Ethiopian Festivities and the Role of Women in them

With a rich history of over 2,000 years, and many believe it to be the origin of human kind, Ethiopia is home for around 80 ethnic groups with 83 languages. Each ethnic group has a distinct culture and religious festivities. For centuries, Ethiopia’s diverse ethnic groups and religions have celebrated their respective culture and religion, some widely known, while others overshadowed by the dominant ethnic groups’ cultural and religious festivities taking center stage.

A society is the result of its cultural and religious diversity. As a whole it makes up the identity of a nation and our collective moral and religious values while outlining our social norms and taboos. It makes up who we are, regardless of which ethnic group we belong to or how we celebrate our cultural and religious festivities. Such diversity in culture and religion adds to the richness of a nation and identity. It contributes to arts and music, theatre and literature, education and health, through its diverse approach, values and outlooks. Beyond the above, cultural diversity adds to a rich and diverse political discourse and tolerance. To the extent there is a democratic space that allows freedom of expression and encourages the celebration of a nation’s diversity, while encouraging national unity and cohesion, it allows the expression of traditionally marginalized cultures to be celebrated equally without overshadowed by the more dominant cultures and religions. The current political reforms initiated by Prime Minister Dr. Abiy Ahmed hopes to create such space without politicizing Ethiopia’s diversity, but rather celebrating it and embracing it as our collective national identity.

Festivals are the means of celebrating each culture and religion. They are a manifestation of cultural and religious expressions, a link with our past and a means of maintaining our history in changing times. Festivities fill our lives with joy and happiness, allowing us to take time out from our busy lives and spend time with our loved ones. As Aristotle said “Happiness is the meaning and the purpose of life, the whole aim of human existence.” Cultural and religious festivities, therefore, remind us of what is important in our lives. Through the various activities that we perform during cultural and religious festivals, we are also reminded that human beings are social animals, and such festivals center around social interactions, finding common grounds even with people who are from a different background and ethnic groups.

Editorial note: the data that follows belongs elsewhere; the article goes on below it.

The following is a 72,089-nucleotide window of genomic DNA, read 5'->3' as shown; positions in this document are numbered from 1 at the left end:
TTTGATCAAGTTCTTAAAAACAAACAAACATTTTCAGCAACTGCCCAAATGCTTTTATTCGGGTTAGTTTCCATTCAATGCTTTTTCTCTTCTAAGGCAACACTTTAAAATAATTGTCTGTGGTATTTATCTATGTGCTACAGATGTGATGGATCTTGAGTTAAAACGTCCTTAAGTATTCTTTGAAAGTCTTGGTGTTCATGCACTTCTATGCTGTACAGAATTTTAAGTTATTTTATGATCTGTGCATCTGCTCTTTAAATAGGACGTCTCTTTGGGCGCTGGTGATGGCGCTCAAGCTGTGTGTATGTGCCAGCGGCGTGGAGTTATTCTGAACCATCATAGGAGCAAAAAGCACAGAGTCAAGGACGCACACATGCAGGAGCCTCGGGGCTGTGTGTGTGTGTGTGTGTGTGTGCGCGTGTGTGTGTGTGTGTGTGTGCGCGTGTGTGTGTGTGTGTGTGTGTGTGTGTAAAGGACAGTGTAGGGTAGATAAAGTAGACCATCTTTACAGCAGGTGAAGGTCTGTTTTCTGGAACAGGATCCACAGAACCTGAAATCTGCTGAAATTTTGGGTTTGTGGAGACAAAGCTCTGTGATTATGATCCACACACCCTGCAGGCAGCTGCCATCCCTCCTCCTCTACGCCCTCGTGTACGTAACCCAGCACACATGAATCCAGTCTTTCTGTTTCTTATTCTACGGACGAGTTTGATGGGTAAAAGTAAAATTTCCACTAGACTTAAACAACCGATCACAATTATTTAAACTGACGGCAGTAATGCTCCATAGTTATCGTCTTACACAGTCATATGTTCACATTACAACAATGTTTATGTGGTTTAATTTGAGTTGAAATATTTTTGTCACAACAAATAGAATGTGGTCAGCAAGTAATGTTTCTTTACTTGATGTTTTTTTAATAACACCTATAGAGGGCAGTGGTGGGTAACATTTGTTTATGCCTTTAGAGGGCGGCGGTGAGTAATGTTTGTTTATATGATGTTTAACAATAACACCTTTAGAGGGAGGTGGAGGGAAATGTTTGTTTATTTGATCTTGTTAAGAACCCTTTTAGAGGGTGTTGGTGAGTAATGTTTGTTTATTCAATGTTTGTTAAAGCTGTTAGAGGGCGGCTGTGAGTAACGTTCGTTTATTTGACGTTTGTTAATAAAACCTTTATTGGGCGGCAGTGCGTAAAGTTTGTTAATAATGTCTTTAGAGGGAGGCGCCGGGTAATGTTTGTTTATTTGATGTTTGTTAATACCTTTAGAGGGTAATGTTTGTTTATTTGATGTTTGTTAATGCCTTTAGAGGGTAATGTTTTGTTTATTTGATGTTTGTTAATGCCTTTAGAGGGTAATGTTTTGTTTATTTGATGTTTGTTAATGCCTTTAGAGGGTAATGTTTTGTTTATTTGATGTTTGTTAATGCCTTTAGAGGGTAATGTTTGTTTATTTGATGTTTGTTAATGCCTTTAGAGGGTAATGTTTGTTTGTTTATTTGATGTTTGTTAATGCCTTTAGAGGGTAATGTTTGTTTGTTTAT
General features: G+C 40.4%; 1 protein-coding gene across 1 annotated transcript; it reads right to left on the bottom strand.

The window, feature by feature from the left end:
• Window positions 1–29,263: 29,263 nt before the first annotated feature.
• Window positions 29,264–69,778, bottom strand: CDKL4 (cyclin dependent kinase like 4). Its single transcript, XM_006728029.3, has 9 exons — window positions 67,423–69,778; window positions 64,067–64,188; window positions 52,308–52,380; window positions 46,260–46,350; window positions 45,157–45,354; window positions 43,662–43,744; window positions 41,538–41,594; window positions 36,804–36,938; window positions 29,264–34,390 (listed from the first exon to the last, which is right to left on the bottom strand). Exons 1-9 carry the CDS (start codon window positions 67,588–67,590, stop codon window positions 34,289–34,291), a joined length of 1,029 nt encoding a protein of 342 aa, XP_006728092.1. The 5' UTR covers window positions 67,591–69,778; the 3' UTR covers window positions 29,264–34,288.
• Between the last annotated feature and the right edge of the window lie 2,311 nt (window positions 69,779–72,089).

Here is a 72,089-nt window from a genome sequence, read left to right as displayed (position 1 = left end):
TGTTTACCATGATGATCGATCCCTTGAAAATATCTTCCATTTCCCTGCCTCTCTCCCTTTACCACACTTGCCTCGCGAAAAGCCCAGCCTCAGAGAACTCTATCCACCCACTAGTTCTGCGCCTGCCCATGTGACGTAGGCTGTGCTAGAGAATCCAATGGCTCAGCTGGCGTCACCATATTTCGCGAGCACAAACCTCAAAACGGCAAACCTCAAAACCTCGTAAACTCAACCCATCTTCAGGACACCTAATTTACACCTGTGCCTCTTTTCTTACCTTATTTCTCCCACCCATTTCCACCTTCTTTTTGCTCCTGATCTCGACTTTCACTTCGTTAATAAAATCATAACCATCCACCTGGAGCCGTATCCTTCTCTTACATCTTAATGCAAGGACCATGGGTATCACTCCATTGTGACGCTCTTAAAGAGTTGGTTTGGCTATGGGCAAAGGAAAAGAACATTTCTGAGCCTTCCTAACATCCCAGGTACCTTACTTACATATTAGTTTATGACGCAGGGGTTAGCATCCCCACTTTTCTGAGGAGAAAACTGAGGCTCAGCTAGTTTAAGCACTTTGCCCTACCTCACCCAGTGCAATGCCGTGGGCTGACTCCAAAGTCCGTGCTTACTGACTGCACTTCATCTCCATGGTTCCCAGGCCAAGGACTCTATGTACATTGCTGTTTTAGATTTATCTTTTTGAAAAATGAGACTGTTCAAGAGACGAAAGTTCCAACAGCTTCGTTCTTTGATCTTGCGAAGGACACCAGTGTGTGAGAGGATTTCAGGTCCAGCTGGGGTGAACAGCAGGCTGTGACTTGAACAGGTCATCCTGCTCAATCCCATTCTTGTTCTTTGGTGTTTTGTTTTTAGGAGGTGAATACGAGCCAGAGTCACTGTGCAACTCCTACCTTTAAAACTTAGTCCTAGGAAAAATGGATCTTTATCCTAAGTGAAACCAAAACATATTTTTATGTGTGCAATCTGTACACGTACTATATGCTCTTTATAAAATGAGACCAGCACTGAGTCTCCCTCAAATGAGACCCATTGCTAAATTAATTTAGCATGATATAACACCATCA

At the heart of Ethiopian cultural and religious festivals are women who are anchors of these events. Women are tasked with organizing festivities, cooking and cleaning, serving and generally undertaking all the household chorus to ensure the festival is planned and executed successfully. In most cases, the work women undertake in preparation for such festivals begins weeks in advance. Buying groceries, prepping and cooking which takes on a generational task, with grandmothers, mothers and daughters all working alongside each other, taking various responsibilities. For millions of women throughout Ethiopia, such festivities are so much more than celebrating a religious or cultural event. They are a testament to their womanhood and their societal and familial responsibilities they have been shouldering for thousands of years. In fact, women’s responsibilities during such festivities are simply an extension of their day to day household activities. No doubt many women are put under a lot of pressure during such times. Even though women are increasingly making up the majority of the working force in Ethiopia these days, and reaching ever higher positions in their careers, the traditional stereotypes of their role as a homemaker still persists – particularly visible during festivities.